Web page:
TOKYO (Reuters) -- Hitachi Chemical Co has told customers it falsified inspections for material used to encapsulate semiconductors, an industry source familiar with the matter said - the firm's second compliance failing this year and the latest in a run of such scandals at Japanese firms.
Shares in the Hitachi Ltd unit tumbled 8 percent on the news. While the exact nature of the falsification is not known, the likelihood of a wide-scale recall is seen as slim as most clients normally conduct their own quality inspections.
"Therefore it may be the case that there are no major quality issues with the actual encapsulation materials," Nomura Securities analyst Shigeki Okazaki wrote in a note to clients.
The source, who is not authorised to speak to media on the matter and declined to be identified, said Hitachi Chemical recently notified customers of improper tests.
Hitachi Chemical said in a statement on Saturday that a committee of external experts was investigating the issue and that it would announce the results as soon as they were available.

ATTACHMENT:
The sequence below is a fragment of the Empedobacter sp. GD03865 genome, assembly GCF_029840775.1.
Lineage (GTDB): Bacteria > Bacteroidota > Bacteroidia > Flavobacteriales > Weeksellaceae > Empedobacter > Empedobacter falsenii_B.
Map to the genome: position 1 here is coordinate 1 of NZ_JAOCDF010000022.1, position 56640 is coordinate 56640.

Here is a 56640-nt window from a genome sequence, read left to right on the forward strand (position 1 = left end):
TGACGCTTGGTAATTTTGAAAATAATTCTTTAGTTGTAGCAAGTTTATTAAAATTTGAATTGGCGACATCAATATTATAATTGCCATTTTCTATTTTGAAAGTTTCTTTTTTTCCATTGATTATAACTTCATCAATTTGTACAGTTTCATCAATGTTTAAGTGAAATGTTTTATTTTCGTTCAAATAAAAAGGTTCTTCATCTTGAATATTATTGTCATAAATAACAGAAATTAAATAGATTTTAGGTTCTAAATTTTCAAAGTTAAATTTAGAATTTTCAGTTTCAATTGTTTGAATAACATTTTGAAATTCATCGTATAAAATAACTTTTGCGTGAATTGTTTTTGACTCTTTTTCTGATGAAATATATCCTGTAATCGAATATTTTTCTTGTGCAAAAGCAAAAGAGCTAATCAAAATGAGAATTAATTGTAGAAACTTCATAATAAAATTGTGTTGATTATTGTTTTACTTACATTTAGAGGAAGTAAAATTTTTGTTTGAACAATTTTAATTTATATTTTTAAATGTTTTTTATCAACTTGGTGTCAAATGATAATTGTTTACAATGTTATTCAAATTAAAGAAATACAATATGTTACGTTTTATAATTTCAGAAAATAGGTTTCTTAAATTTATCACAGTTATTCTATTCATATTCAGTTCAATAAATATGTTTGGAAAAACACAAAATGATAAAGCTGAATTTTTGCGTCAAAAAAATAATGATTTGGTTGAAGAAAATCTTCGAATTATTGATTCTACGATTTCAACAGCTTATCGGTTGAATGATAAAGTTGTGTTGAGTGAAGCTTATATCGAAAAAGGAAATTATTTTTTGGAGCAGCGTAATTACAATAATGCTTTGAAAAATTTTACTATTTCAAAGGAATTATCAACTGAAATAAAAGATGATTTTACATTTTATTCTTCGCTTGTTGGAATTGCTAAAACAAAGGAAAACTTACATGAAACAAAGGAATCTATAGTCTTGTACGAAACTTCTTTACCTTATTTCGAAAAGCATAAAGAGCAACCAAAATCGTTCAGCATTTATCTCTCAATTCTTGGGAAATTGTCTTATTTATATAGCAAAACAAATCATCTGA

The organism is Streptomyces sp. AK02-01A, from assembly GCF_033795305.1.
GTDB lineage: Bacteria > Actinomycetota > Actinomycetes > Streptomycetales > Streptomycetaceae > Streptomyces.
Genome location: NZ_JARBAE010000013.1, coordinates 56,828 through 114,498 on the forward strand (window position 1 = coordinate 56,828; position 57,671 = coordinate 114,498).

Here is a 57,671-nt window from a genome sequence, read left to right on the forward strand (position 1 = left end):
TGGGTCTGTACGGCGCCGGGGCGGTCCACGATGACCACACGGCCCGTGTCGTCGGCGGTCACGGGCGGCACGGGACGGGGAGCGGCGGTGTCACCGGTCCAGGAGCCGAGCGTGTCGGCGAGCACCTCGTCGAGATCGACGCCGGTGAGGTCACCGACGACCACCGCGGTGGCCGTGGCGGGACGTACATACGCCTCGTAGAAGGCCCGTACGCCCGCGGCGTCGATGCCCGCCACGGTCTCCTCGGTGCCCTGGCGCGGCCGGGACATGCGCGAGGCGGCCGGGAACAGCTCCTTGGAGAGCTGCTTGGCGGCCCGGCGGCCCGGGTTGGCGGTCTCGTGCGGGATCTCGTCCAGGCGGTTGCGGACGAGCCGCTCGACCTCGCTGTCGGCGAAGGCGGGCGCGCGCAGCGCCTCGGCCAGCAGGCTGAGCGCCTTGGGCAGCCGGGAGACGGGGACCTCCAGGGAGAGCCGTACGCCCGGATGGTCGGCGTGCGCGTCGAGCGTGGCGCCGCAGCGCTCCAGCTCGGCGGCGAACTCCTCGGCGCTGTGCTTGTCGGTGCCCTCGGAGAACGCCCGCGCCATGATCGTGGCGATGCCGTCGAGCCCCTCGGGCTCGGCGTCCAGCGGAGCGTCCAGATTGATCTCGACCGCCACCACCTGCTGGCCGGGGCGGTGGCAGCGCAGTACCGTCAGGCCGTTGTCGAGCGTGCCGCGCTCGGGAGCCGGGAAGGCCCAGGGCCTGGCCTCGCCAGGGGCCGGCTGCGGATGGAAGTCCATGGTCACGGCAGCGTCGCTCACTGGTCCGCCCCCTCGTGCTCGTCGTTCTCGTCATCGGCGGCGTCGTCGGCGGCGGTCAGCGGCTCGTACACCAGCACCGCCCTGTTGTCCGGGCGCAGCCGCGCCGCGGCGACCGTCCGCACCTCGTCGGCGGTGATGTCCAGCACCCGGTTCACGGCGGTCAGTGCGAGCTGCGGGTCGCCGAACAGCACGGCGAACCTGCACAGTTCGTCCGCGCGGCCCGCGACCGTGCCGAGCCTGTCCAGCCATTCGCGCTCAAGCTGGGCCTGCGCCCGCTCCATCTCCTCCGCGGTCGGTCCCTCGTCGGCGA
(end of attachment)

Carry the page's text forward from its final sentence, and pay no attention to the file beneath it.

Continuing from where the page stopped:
Local media reported at the weekend that the inspections were not carried out in line with what Hitachi Chemical had agreed with clients.
The material is used to protect chips from scratches and debris. Hitachi Chemical is the world's second-biggest producer of such materials with 17 percent market share after Sumitomo Bakelite, which has 20 percent, according to Nomura's Okazaki.
He noted that encapsulation materials account for over 10 percent of Hitachi Chemical's core operating profit.
The Tokyo Stock Exchange on Monday issued a warning to investors about uncertainty surrounding the issue.
The 8 percent share slide represents a loss in market value of around 20 billion yen ($180 million), exacerbating recent slides. The stock has lost about 28 percent this month alone.
Sumitomo Bakelite saw its stock climb 2.6 percent on Monday, outperforming a 0.4 percent gain for the broader market.
The revelations follow Hitachi Chemical's admission in June that it found data falsification in quality tests of lead-acid batteries for industrial use over a period of more than seven years, affecting some 60,000 products shipped to roughly 500 companies.
Other recent compliance scandals at Japanese manufacturers include Kobe Steel Ltd's admission this year that data fraud had been going on for nearly five decades. Nissan Motor Co Ltd and Subaru Corp have admitted to misconduct in their inspection processes.
KYB Corp, a maker of earthquake shock absorbers, said this month that 900 buildings across the country have or may have used its products for which quality data was falsified.